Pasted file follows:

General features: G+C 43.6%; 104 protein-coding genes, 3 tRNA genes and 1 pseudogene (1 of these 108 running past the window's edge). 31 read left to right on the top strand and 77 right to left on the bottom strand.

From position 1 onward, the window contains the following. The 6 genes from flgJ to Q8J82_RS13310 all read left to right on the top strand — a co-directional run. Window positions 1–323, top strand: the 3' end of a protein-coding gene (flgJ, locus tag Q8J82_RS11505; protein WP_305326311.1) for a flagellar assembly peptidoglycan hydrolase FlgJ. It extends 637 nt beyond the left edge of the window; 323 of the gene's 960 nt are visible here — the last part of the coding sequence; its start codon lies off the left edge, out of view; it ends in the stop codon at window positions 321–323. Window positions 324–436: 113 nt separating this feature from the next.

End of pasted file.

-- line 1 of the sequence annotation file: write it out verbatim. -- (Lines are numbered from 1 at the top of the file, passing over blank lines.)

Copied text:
General features: G+C 43.6%; 104 protein-coding genes, 3 tRNA genes and 1 pseudogene (1 of these 108 running past the window's edge). 31 read left to right on the top strand and 77 right to left on the bottom strand.